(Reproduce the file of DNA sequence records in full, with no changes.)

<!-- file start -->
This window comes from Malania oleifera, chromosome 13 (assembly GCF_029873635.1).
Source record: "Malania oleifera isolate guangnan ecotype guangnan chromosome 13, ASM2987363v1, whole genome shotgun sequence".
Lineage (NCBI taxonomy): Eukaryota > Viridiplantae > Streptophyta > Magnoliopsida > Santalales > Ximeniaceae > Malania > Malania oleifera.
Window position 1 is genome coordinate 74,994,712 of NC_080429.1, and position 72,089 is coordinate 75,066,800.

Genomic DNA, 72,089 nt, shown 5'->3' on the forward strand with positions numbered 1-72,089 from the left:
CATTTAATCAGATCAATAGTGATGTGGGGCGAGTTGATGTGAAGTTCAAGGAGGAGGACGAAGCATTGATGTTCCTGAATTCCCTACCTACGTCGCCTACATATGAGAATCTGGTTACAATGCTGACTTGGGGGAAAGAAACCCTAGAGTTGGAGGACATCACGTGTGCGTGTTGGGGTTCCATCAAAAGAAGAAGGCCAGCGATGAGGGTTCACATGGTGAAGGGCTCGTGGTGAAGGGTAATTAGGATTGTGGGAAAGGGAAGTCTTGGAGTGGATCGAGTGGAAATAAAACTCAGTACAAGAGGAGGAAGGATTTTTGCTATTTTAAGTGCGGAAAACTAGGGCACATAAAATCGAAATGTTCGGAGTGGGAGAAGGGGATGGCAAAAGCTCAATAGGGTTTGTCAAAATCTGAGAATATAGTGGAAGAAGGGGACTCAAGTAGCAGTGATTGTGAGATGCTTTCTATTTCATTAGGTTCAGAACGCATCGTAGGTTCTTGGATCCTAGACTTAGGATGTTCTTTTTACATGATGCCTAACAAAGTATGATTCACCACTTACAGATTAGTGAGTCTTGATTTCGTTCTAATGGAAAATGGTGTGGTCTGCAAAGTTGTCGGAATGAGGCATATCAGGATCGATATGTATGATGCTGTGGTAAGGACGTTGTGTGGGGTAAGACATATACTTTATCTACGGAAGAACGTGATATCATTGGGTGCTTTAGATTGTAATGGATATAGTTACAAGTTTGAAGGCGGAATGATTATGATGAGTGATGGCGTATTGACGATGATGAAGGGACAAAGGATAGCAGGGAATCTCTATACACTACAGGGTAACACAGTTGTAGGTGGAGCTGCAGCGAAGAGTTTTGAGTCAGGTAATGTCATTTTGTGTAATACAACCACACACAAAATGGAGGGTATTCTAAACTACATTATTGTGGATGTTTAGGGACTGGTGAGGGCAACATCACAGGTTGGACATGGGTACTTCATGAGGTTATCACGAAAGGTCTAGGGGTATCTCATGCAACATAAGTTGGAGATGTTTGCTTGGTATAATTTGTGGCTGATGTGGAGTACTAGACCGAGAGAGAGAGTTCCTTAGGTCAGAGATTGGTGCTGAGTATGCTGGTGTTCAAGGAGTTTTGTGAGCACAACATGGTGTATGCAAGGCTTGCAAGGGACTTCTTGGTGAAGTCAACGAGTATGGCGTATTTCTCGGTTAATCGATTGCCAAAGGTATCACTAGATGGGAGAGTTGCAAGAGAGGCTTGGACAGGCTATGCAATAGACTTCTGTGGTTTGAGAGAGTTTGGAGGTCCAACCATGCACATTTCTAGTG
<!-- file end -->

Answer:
This window comes from Malania oleifera, chromosome 13 (assembly GCF_029873635.1).
Source record: "Malania oleifera isolate guangnan ecotype guangnan chromosome 13, ASM2987363v1, whole genome shotgun sequence".
Lineage (NCBI taxonomy): Eukaryota > Viridiplantae > Streptophyta > Magnoliopsida > Santalales > Ximeniaceae > Malania > Malania oleifera.
Window position 1 is genome coordinate 74,994,712 of NC_080429.1, and position 72,089 is coordinate 75,066,800.

Genomic DNA, 72,089 nt, shown 5'->3' on the forward strand with positions numbered 1-72,089 from the left:
CATTTAATCAGATCAATAGTGATGTGGGGCGAGTTGATGTGAAGTTCAAGGAGGAGGACGAAGCATTGATGTTCCTGAATTCCCTACCTACGTCGCCTACATATGAGAATCTGGTTACAATGCTGACTTGGGGGAAAGAAACCCTAGAGTTGGAGGACATCACGTGTGCGTGTTGGGGTTCCATCAAAAGAAGAAGGCCAGCGATGAGGGTTCACATGGTGAAGGGCTCGTGGTGAAGGGTAATTAGGATTGTGGGAAAGGGAAGTCTTGGAGTGGATCGAGTGGAAATAAAACTCAGTACAAGAGGAGGAAGGATTTTTGCTATTTTAAGTGCGGAAAACTAGGGCACATAAAATCGAAATGTTCGGAGTGGGAGAAGGGGATGGCAAAAGCTCAATAGGGTTTGTCAAAATCTGAGAATATAGTGGAAGAAGGGGACTCAAGTAGCAGTGATTGTGAGATGCTTTCTATTTCATTAGGTTCAGAACGCATCGTAGGTTCTTGGATCCTAGACTTAGGATGTTCTTTTTACATGATGCCTAACAAAGTATGATTCACCACTTACAGATTAGTGAGTCTTGATTTCGTTCTAATGGAAAATGGTGTGGTCTGCAAAGTTGTCGGAATGAGGCATATCAGGATCGATATGTATGATGCTGTGGTAAGGACGTTGTGTGGGGTAAGACATATACTTTATCTACGGAAGAACGTGATATCATTGGGTGCTTTAGATTGTAATGGATATAGTTACAAGTTTGAAGGCGGAATGATTATGATGAGTGATGGCGTATTGACGATGATGAAGGGACAAAGGATAGCAGGGAATCTCTATACACTACAGGGTAACACAGTTGTAGGTGGAGCTGCAGCGAAGAGTTTTGAGTCAGGTAATGTCATTTTGTGTAATACAACCACACACAAAATGGAGGGTATTCTAAACTACATTATTGTGGATGTTTAGGGACTGGTGAGGGCAACATCACAGGTTGGACATGGGTACTTCATGAGGTTATCACGAAAGGTCTAGGGGTATCTCATGCAACATAAGTTGGAGATGTTTGCTTGGTATAATTTGTGGCTGATGTGGAGTACTAGACCGAGAGAGAGAGTTCCTTAGGTCAGAGATTGGTGCTGAGTATGCTGGTGTTCAAGGAGTTTTGTGAGCACAACATGGTGTATGCAAGGCTTGCAAGGGACTTCTTGGTGAAGTCAACGAGTATGGCGTATTTCTCGGTTAATCGATTGCCAAAGGTATCACTAGATGGGAGAGTTGCAAGAGAGGCTTGGACAGGCTATGCAATAGACTTCTGTGGTTTGAGAGAGTTTGGAGGTCCAACCATGCACATTTCTAGTG